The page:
Traditional centiles ranges have been compiled by previous investigations based on menstrual age (MA) to estimate the size and growth of fetal cardiac structures [11, 12]; however, this approach poses challenges for values that vary from the norm. A more effective alternative approach to centiles is the use of Z-scores. Fetal Z-score models have been proposed by numerous investigators and have been increasingly used in recent years [5, 13]. According to these models, the Z-score is an expression of the number of SD measurements above or below the mean value for a given population, allowing the accurate quantification of the growth of cardiac structures. The Z-score represents a numerical value that clinicians can easily interpret. In any normal distribution, 68% of the population would be classified within its mean ± 1SD (Z = ±1), 95% within mean ± 2SD (Z = ±2), and 99% within ± 3SD (Z = ±3) [14]. The use of Z-scores permits a more precise assessment of cardiac dimensions.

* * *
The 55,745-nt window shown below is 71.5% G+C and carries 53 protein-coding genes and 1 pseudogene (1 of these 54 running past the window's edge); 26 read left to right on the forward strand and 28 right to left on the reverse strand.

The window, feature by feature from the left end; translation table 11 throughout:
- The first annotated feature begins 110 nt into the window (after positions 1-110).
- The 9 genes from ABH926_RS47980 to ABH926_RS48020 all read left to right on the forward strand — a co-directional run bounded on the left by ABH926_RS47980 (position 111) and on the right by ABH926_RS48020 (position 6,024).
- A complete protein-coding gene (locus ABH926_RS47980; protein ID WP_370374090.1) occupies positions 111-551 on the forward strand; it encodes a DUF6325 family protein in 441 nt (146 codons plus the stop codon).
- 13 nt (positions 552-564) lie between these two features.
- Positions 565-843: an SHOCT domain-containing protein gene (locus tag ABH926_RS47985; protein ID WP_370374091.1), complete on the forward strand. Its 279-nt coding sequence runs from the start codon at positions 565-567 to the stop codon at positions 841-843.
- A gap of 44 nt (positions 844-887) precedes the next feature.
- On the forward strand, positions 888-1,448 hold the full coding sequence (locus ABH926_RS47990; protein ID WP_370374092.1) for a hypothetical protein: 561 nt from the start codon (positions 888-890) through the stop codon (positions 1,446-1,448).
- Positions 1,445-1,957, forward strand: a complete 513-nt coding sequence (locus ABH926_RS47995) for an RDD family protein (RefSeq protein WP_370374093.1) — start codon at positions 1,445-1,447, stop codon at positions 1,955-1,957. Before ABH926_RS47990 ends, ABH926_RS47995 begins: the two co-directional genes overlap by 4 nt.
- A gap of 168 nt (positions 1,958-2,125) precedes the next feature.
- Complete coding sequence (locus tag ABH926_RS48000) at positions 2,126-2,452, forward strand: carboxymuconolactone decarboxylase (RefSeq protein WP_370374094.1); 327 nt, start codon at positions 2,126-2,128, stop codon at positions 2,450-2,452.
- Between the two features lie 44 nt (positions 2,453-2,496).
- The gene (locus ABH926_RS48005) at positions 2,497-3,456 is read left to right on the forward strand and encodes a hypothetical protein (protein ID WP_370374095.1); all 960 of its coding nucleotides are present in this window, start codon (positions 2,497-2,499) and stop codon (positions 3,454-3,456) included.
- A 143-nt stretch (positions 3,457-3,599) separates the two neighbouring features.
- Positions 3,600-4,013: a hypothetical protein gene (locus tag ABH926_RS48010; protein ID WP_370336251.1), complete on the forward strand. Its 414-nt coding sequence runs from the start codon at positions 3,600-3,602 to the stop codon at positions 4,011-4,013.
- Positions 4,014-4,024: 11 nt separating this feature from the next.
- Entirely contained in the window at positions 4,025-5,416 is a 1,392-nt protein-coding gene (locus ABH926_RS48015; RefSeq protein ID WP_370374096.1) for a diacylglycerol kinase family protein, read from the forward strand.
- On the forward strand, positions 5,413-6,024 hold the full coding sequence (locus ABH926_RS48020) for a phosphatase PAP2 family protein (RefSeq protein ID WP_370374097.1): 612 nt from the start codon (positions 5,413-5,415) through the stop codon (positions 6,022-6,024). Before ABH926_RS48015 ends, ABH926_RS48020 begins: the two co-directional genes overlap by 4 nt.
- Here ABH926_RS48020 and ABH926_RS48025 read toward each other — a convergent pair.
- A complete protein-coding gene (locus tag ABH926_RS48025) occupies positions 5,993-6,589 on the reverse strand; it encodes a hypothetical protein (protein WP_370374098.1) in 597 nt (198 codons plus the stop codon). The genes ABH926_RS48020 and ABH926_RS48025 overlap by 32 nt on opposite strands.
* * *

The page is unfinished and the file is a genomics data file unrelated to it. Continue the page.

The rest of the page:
To date, evaluation of the CS is primarily achieved by gray-scale, M-mode echocardiography and Doppler sonography. Reference values of the CS diameter have been reported for fetuses in a few studies, Most of these studies used GA as the only fetal size parameter. Our study and previous results have consistently developed a linear relationship between GA and the CS diameter. Rein et al. [1] demonstrated that the normal CS diameter correlated well with the GA and increases over the course of gestation. Abello et al. [2] demonstrated that the CS diameter increases in a linear fashion with GA in both systole and diastole, corresponding to fetal cardiac growth. Our results demonstrated that the CS diameter increased with GA, BPD, HA and FL. Our reference values for fetal CSDs and CSDd differed slightly compared with those previously reported. The difference is presumably due to the variation in echocardiographic techniques. Rein et al. established normal values for CS dimensions using gray-scale echocardiography during gestation. The diameter ranged from 1 to 3.2 mm in normal fetuses. Previous investigators have suggested that measurement of the CS diameter should be related to cardiac cycle [15]; however, Rein et al. did not correlate the measurement to the phase of the cardiac cycle because measurements were obtained from the frozen image when gray-scale echocardiography was used. This feature may pose a challenge to determine the phase of the cardiac cycle in which the image was obtained. Similarly, when measurements were acquired from the cineloop, certain images may overlap, depending on the frame rate at which the examination was implemented. Either of these factors would probably have an effect on the precision of measurements. Abello et al. and our study used M-mode echocardiography to measure CS diameters in both systole and diastole to overcome the disadvantage of using gray-scale echocardiography. Both CSDs and CSDd values obtained by our study were slightly reduced compared with those obtained by Abello et al. (CSDs: 1.4–3.2 vs. 1.6–4.0 mm; CSDd: 0.5–1.6 vs. 0.9–2.2 mm). Variations in nationality and sample size may have contributed to the discrepancies. In addition, our investigation demonstrated that CS diameters of PLSVC fetuses were approximately three times larger compared with normal fetuses (CSDs: 3.7–7.0 vs. 1.4–3.2 mm; CSDd: 1.4–4.8 vs. 0.5–1.6 mm), which is consistent with previously reported data [1].